Honduras, even deeper into the depths

Those Presidential elections in Honduras of 26Nov17. Were there to be any recount, the robbery would be exposed. Were there to be new elections, there would again have to be robbery to achieve ‘the Northern’ result.

How bad is it? Well, when even The Economist, well-established clarion for Western capitalism, calls out the farce that has been played out in Honduras, a ludicrous farce masquerading as ‘elections’, we know something is awry. We start off with this headline, Is Honduras’s ruling party planning to rig an election?Is Honduras’s ruling party planning to rig an election?, which sets the stage for the predictable dénouement.

We are presented with the usual caveats before being served,

Allegations of outright vote-rigging are widespread in Honduras but difficult to prove. The Economist has obtained a recording that, if authentic, suggests the ruling party has plans to distort results in the upcoming elections. Hondurans will be voting in congressional and municipal elections as well as the presidential one.

Then we learn of a recording,

Roughly two hours long, the recording appears to be of a training session for members of the National Party who will be manning voting tables at polling stations on election day. The Economist received the recording from a participant…

With additional details added comes this nugget,

…It appears to be a scheme for fraudulently boosting the vote of the National Party at the expense of its rivals.

So said, so done.

Which makes the article an essential read in order to follow the road to corruption, rigged elections. Again, The Economist, after the vote, What the data say about the integrity of Honduras’s election

The Economist has analysed the results to figure out whether someone falsified the count. Our findings are not conclusive, but they suggest there are reasons to worry.

Yes, The Economist, and it pulls no punches – even for this ‘partner’ of the US. Elementary laws of probability repudiate the likelihood of a victory for the US candidate.

And Mark Weisbrot, co-director of CEPR (cepr.net), fills in further details in his video interview by Gregory Wilpert of The Real News Network (TRNN). His analysis demolishes the remotest idea of a victory and sets forth the role of the US for its preferred outcome, US Works to Uphold Flawed Honduras Vote. When the leadership of the OAS exercises caution and delays at falling into lock-step with the US, we know there is something rotten in the state Honduras and its elections that smell to high heavens.

For an examination of the role of the US in the benighted, poverty-stricken country run by a handful of oligarchs, a country where murder and displacement of indigenous and campesinos are now routine, Danielle Marie Mackey of The Intercept does the honour with, The Election Fraud in Honduras Follows Decades of Corruption Funded By the U.S. War on Drugs. Ms Mackey states,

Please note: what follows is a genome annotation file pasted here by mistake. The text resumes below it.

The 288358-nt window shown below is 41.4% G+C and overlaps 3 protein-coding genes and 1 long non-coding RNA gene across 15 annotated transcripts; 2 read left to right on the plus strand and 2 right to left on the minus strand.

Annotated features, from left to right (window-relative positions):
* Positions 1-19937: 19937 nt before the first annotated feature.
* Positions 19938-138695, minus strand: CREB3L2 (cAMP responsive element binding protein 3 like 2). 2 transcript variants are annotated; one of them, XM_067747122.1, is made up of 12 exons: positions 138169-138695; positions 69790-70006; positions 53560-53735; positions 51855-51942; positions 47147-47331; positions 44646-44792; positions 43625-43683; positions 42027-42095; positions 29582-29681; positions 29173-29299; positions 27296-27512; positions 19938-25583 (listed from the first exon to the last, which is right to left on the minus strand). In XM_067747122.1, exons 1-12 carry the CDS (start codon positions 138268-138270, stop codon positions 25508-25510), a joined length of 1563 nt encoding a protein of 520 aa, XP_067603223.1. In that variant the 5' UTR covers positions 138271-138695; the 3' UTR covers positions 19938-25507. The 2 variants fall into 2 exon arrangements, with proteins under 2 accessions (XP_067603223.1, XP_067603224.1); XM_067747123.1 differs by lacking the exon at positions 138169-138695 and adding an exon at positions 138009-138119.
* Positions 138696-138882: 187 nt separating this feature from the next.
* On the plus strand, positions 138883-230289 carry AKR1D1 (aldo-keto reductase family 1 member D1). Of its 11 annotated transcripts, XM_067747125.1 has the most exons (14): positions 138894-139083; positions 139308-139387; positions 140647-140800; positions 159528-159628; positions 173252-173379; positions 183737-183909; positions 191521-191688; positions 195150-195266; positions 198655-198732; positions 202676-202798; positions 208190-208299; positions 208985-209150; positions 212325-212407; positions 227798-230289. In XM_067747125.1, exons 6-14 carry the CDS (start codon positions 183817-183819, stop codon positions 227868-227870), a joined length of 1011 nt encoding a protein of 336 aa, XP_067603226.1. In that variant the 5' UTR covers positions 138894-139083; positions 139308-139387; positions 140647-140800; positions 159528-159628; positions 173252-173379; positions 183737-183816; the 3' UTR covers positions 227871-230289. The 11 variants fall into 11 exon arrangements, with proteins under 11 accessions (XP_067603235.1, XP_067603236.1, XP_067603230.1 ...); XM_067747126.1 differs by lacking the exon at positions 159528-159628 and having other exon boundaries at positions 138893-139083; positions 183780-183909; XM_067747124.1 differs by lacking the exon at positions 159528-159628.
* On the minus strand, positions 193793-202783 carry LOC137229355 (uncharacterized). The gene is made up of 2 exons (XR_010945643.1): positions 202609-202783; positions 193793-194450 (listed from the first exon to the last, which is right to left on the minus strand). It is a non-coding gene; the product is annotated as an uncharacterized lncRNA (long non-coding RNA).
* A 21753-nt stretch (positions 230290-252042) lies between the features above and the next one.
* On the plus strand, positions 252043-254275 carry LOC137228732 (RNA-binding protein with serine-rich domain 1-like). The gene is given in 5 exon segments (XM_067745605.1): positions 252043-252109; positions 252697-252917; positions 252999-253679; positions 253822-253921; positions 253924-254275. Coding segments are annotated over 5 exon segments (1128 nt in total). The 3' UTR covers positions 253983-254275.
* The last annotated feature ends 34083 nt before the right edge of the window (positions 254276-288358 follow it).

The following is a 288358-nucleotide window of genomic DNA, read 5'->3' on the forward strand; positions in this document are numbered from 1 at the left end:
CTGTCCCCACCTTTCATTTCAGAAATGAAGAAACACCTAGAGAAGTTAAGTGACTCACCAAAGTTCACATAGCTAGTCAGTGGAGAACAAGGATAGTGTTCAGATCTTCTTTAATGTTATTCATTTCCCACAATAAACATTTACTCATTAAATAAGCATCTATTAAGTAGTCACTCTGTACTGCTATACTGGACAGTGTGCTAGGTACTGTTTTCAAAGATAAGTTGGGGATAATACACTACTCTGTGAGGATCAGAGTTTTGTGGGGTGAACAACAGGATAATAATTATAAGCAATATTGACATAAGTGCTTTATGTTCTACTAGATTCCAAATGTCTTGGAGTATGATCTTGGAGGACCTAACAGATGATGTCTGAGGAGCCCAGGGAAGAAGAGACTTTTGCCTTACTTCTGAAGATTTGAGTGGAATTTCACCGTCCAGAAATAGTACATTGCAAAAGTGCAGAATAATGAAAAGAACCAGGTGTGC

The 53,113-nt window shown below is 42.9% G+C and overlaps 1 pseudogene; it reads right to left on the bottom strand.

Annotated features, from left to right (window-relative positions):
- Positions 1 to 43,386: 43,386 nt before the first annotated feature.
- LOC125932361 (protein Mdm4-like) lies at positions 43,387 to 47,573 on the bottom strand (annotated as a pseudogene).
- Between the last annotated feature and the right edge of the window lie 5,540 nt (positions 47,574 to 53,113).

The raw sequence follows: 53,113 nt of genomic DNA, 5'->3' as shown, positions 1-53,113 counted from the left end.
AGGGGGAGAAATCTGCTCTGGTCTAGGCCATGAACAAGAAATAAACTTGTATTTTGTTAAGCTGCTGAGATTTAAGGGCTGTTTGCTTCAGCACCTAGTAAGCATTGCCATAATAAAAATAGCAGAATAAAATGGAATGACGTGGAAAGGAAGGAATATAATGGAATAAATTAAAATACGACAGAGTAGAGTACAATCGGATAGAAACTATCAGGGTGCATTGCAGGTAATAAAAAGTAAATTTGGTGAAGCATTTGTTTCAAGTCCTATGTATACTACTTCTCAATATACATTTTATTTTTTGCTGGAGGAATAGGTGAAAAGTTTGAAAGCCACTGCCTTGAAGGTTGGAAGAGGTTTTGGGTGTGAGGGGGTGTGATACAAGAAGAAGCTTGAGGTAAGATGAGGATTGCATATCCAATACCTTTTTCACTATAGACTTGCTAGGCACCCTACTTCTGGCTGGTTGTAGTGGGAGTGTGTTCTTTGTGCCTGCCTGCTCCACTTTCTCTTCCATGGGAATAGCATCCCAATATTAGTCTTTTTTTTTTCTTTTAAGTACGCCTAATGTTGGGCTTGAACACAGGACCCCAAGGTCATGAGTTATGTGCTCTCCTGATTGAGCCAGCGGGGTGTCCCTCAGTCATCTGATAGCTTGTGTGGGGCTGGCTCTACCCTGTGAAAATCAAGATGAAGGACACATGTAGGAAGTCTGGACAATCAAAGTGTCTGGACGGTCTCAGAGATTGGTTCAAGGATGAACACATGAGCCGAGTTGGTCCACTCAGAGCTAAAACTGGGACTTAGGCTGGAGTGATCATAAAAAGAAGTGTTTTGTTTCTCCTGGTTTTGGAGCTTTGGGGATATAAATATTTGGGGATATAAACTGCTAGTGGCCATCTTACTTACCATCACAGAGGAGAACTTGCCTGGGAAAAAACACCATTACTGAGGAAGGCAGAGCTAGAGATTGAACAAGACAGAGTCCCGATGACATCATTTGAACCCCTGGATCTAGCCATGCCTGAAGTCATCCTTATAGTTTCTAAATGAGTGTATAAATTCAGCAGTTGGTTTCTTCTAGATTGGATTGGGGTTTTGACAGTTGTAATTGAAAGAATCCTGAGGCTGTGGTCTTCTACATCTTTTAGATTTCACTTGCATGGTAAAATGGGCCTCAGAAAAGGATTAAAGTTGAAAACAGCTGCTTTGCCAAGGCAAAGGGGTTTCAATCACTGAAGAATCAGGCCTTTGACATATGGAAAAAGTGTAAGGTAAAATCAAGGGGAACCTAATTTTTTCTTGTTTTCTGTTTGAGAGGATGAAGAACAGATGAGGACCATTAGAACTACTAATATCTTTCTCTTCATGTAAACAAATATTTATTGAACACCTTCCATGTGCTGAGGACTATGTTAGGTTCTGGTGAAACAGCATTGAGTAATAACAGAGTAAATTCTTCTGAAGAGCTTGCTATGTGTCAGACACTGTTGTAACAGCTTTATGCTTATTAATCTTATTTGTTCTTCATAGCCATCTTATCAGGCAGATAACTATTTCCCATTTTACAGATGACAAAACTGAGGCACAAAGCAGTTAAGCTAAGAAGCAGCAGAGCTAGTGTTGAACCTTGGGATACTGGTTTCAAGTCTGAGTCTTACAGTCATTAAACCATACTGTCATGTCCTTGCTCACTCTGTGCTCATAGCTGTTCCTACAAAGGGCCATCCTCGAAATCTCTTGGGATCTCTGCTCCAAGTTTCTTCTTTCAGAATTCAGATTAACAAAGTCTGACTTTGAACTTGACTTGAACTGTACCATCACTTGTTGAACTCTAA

The curfew and violence were sparked by a strange, contested election. On the day before Hondurans went to the polls, The Economist published evidence of what seemed to be a plan by Hernández’s National Party to commit systematic fraud. The next day, November 26, the election results came in choppy waves: first a sizable lead by Hernández’s opponent, Salvador Nasralla, and then the electronic voting system went off the air…

And in those protests, from the very young to families, and all invariably met with state-sanctioned violence from security forces on which US-funds are lavishly expended under the euphemism of ‘foreign aid’.

As for the decades old horrors, exacerbated by the US-sanctioned military coup in 2009 against the democratically elected President Emanuel Zelaya, we are presented with an example of the enduring US legacy to the country,

…The journalist requested anonymity, like everyone else, because of fear. The journalist’s grandmother worked on a farm in Olancho where 14 people, including religious clergy, were killed in a massacre during land reform protests in 1975. Three more family members died violently between 2012 and 2014, two of them in Olancho. And in the next two years, 19 of the journalist’s family members left the province for the United States, undocumented and desperate.

And, yes, the US President at the time of the 2009 coup until the end of 2016, Barack Obama, a Democrat. The incumbent Republican administration ratifies the election results in Honduras, confirming the obvious – spelling is the main foreign-policy difference between the two corporate US political parties.

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